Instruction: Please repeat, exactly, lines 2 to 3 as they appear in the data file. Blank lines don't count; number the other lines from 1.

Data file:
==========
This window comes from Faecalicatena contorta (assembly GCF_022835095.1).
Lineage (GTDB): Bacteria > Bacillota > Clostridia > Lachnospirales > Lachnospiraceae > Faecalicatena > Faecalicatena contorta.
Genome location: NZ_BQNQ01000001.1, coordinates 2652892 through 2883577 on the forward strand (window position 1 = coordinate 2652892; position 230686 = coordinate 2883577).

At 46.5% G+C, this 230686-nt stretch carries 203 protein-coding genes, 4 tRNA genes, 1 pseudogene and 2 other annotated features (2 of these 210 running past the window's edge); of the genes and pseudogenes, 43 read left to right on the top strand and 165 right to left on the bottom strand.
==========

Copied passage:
Lineage (GTDB): Bacteria > Bacillota > Clostridia > Lachnospirales > Lachnospiraceae > Faecalicatena > Faecalicatena contorta.
Genome location: NZ_BQNQ01000001.1, coordinates 2652892 through 2883577 on the forward strand (window position 1 = coordinate 2652892; position 230686 = coordinate 2883577).